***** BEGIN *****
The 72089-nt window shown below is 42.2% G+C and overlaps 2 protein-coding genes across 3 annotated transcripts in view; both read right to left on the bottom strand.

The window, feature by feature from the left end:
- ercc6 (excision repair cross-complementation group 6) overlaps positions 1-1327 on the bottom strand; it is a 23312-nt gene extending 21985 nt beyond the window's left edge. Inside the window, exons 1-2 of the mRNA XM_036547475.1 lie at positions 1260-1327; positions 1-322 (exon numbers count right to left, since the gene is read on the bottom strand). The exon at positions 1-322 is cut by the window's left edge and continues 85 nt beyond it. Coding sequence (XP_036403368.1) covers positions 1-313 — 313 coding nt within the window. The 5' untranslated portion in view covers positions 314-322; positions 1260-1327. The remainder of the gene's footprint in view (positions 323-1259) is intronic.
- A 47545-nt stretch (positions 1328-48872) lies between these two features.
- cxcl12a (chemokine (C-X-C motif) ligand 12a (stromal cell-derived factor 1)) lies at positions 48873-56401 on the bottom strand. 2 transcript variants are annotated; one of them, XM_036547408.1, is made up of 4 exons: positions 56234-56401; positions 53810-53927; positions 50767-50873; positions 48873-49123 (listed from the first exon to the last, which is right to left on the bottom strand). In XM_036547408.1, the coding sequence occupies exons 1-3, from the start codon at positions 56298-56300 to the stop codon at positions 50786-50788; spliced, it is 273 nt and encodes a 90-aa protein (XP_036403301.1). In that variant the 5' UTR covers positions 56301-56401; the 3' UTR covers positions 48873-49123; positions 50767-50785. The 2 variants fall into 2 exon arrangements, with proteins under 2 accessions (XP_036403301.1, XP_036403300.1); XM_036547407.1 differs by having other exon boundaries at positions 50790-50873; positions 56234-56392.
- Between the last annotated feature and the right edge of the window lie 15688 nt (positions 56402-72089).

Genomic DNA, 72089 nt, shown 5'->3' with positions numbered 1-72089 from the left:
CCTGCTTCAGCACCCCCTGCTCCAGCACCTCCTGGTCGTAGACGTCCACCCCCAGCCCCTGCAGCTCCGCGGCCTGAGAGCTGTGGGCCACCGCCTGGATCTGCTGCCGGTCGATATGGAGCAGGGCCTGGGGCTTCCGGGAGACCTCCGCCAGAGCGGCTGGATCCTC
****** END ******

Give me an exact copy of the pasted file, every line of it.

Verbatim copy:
The 72089-nt window shown below is 42.2% G+C and overlaps 2 protein-coding genes across 3 annotated transcripts in view; both read right to left on the bottom strand.

The window, feature by feature from the left end:
- ercc6 (excision repair cross-complementation group 6) overlaps positions 1-1327 on the bottom strand; it is a 23312-nt gene extending 21985 nt beyond the window's left edge. Inside the window, exons 1-2 of the mRNA XM_036547475.1 lie at positions 1260-1327; positions 1-322 (exon numbers count right to left, since the gene is read on the bottom strand). The exon at positions 1-322 is cut by the window's left edge and continues 85 nt beyond it. Coding sequence (XP_036403368.1) covers positions 1-313 — 313 coding nt within the window. The 5' untranslated portion in view covers positions 314-322; positions 1260-1327. The remainder of the gene's footprint in view (positions 323-1259) is intronic.
- A 47545-nt stretch (positions 1328-48872) lies between these two features.
- cxcl12a (chemokine (C-X-C motif) ligand 12a (stromal cell-derived factor 1)) lies at positions 48873-56401 on the bottom strand. 2 transcript variants are annotated; one of them, XM_036547408.1, is made up of 4 exons: positions 56234-56401; positions 53810-53927; positions 50767-50873; positions 48873-49123 (listed from the first exon to the last, which is right to left on the bottom strand). In XM_036547408.1, the coding sequence occupies exons 1-3, from the start codon at positions 56298-56300 to the stop codon at positions 50786-50788; spliced, it is 273 nt and encodes a 90-aa protein (XP_036403301.1). In that variant the 5' UTR covers positions 56301-56401; the 3' UTR covers positions 48873-49123; positions 50767-50785. The 2 variants fall into 2 exon arrangements, with proteins under 2 accessions (XP_036403301.1, XP_036403300.1); XM_036547407.1 differs by having other exon boundaries at positions 50790-50873; positions 56234-56392.
- Between the last annotated feature and the right edge of the window lie 15688 nt (positions 56402-72089).

Genomic DNA, 72089 nt, shown 5'->3' with positions numbered 1-72089 from the left:
CCTGCTTCAGCACCCCCTGCTCCAGCACCTCCTGGTCGTAGACGTCCACCCCCAGCCCCTGCAGCTCCGCGGCCTGAGAGCTGTGGGCCACCGCCTGGATCTGCTGCCGGTCGATATGGAGCAGGGCCTGGGGCTTCCGGGAGACCTCCGCCAGAGCGGCTGGATCCTC